Friday, April 20, 2018

Tell Congress: Pass the Marijuana Justice Act

The petition to Congress reads:
"End the war on drugs. Pass the Marijuana Justice Act."
Add your name:
Sign the petition ►

Tell Congress: Pass the Marijuana Justice Act
With five percent of the world's population, but a quarter of its prisoners, the United States is at a crisis point. Our criminal justice system is in desperate need of reform and it's up to us to fix it.
Nearly half of the country's federal inmates are poor people of color in prison on drug related convictions.1 Democrats Sen. Cory Booker and Reps. Barbara Lee and Ro Khanna have introduced legislation that would set many of these prisoners free.
The Marijuana Justice Act would put an end to the racist War on Drugs by legalizing cannabis nationwide and expunging all federal convictions for possessing or using it.2 Progressive champion Sen. Bernie Sanders just added his support for this bill.3Speak out now to urge every Democrat and Republican of good conscience to follow his lead.
Public support for legalizing marijuana is at an all-time high. Two-thirds of Americans are in favor of ending prohibition.
The Marijuana Justice Act is the most far-reaching marijuana reform bill that has ever been introduced in Congress. It would:4
  • Legalize cannabis nationwide.
  • Expunge all federal convictions for possessing or using cannabis.
  • Fund libraries and job training programs in communities torn apart by the racist War on Drugs.
  • Cut federal funds for prison construction in states where marijuana arrests have disproportionately affected people of color and poor people.
Nine states and Washington D.C. have already legalized cannabis use for adults and have allocated marijuana revenues for social good.5 In Colorado, Oregon and Nevada, cannabis revenue funds public schools and bullying prevention programs. Oregon, Washington and Alaska are funding alcohol and drug treatment programs and basic health care. California and Massachusetts will use their revenues to revitalize low-income communities of color torn apart by high drug arrests and incarcerations. If cannabis becomes legal nationwide, local government won't be the only ones benefiting.
The Marijuana Justice Act legalizes cannabis and also goes one step further by radically reforming our criminal justice system. A 2013 ACLU study found that police were four times more likely to arrest and imprison Black people for marijuana possession than white people, despite similar rates of use.6 The majority of people currently serving time in prison for cannabis related convictions are Black and Brown. This important bill would give many of these prisoners their freedom and prevent millions of people from ever entering the country's broken criminal justice system.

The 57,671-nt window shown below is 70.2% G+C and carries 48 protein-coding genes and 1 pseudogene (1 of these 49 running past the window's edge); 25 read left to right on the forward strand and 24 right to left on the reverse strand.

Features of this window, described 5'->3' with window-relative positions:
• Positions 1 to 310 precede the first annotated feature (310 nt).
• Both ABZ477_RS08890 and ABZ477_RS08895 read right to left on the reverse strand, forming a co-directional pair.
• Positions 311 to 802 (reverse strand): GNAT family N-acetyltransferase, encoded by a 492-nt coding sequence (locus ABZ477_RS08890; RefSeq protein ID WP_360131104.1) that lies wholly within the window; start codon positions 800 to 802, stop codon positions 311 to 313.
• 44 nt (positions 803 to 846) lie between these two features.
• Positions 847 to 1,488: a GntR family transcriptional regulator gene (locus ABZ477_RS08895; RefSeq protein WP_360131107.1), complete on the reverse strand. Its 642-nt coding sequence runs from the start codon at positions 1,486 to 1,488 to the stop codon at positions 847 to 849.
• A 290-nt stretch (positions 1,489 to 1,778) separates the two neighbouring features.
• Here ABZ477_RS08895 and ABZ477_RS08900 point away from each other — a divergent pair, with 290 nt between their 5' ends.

Former Speaker of the House John Boehner, who fought marijuana legalization for years, recently changed his position and announced that he had joined the board of directors of a major marijuana corporation.7 He is just the latest in a long line of wealthy white conservatives who now see legal cannabis as big business and want to profit from it.
The Marijuana Justice Act will make sure that legalizing cannabis helps right the wrongs of the failed War on Drugs, not just line the pockets of corporate shills like Boehner.
Reforming our criminal justice system and passing legislation to end the War on Drugs won’t happen overnight, and certainly not in this Congress. But building momentum can start now and make a big difference. Will you add your name?
Tell Congress: End the war on drugs. Pass the Marijuana Justice Act. Click the link below to sign the petition.
- Nicole Regalado, CREDO Action
Add your name:
Sign the petition ►
  1. Federal Bureau of Prisons, "Inmate Statistics: Offenses," March 24, 2018.
  2. Jordain Carney, "Booker introduces bill to legalize marijuana," The Hill, Aug. 1, 2017.
  3. Benjamin Fearnow, "Bernie Sanders joins Cory Booker's Marijuana Justice Act to federally legalize weed," Newsweek, April 19, 2018.
  4. Carney, "Booker introduces bill to legalize marijuana.
  5. Drug Policy Institute, "From Prohibition to Progress: A Status Report on Marijuana Legalization," Jan. 22, 2018.
  6. Dylan Matthews, "The black/white marijuana arrest gap, in nine charts," The Washington Post, June 4, 2013.
  7. Daniel Victor, "John Boehner’s Marijuana Reversal: 'My Thinking on Cannabis Has Evolved,'" The New York Times, April 11, 2018.

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